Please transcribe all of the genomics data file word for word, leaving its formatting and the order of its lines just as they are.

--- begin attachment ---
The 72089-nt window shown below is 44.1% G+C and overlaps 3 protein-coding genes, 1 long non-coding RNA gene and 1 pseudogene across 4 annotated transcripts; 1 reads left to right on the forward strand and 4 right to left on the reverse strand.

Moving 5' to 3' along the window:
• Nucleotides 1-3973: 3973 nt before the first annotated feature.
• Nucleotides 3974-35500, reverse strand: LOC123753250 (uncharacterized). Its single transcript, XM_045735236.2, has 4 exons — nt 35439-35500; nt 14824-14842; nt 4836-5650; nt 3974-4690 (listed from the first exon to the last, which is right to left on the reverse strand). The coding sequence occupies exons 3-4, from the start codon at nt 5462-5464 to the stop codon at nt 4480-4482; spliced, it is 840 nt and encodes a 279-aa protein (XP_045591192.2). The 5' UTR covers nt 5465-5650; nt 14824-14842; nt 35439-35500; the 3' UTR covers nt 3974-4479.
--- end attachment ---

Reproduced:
The 72089-nt window shown below is 44.1% G+C and overlaps 3 protein-coding genes, 1 long non-coding RNA gene and 1 pseudogene across 4 annotated transcripts; 1 reads left to right on the forward strand and 4 right to left on the reverse strand.

Moving 5' to 3' along the window:
• Nucleotides 1-3973: 3973 nt before the first annotated feature.
• Nucleotides 3974-35500, reverse strand: LOC123753250 (uncharacterized). Its single transcript, XM_045735236.2, has 4 exons — nt 35439-35500; nt 14824-14842; nt 4836-5650; nt 3974-4690 (listed from the first exon to the last, which is right to left on the reverse strand). The coding sequence occupies exons 3-4, from the start codon at nt 5462-5464 to the stop codon at nt 4480-4482; spliced, it is 840 nt and encodes a 279-aa protein (XP_045591192.2). The 5' UTR covers nt 5465-5650; nt 14824-14842; nt 35439-35500; the 3' UTR covers nt 3974-4479.